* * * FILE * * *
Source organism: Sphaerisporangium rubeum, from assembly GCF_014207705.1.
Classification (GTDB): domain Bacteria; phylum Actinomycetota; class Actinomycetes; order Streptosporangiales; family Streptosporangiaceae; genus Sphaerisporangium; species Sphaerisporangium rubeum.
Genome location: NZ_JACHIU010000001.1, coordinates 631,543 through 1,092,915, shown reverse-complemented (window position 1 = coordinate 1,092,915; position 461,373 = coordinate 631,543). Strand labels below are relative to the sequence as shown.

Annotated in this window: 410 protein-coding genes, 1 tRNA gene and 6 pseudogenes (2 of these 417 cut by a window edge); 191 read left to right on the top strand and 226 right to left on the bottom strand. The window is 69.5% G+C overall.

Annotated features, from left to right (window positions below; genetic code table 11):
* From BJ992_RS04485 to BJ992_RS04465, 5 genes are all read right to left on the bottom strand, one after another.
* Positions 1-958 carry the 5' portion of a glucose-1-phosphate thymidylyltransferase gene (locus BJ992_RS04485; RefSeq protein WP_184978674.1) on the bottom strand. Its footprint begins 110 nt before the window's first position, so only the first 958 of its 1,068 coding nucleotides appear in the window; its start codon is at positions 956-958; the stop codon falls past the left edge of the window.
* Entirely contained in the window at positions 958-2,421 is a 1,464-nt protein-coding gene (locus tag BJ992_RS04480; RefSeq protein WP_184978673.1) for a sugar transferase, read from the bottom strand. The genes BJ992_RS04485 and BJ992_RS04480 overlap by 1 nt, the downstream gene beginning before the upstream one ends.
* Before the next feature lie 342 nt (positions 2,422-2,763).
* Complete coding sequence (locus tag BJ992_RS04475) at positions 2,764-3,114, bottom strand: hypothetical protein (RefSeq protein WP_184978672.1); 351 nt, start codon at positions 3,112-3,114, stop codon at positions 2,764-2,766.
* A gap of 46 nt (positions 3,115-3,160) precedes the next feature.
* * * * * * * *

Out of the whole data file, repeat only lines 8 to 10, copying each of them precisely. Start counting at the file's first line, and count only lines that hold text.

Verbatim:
* Entirely contained in the window at positions 958-2,421 is a 1,464-nt protein-coding gene (locus tag BJ992_RS04480; RefSeq protein WP_184978673.1) for a sugar transferase, read from the bottom strand. The genes BJ992_RS04485 and BJ992_RS04480 overlap by 1 nt, the downstream gene beginning before the upstream one ends.
* Before the next feature lie 342 nt (positions 2,422-2,763).
* Complete coding sequence (locus tag BJ992_RS04475) at positions 2,764-3,114, bottom strand: hypothetical protein (RefSeq protein WP_184978672.1); 351 nt, start codon at positions 3,112-3,114, stop codon at positions 2,764-2,766.